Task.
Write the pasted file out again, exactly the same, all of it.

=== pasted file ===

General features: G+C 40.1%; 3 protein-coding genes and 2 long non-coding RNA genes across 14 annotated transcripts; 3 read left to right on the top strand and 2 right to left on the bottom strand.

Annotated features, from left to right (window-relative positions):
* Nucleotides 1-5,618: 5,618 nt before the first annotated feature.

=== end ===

General features: G+C 40.1%; 3 protein-coding genes and 2 long non-coding RNA genes across 14 annotated transcripts; 3 read left to right on the top strand and 2 right to left on the bottom strand.

Annotated features, from left to right (window-relative positions):
* Nucleotides 1-5,618: 5,618 nt before the first annotated feature.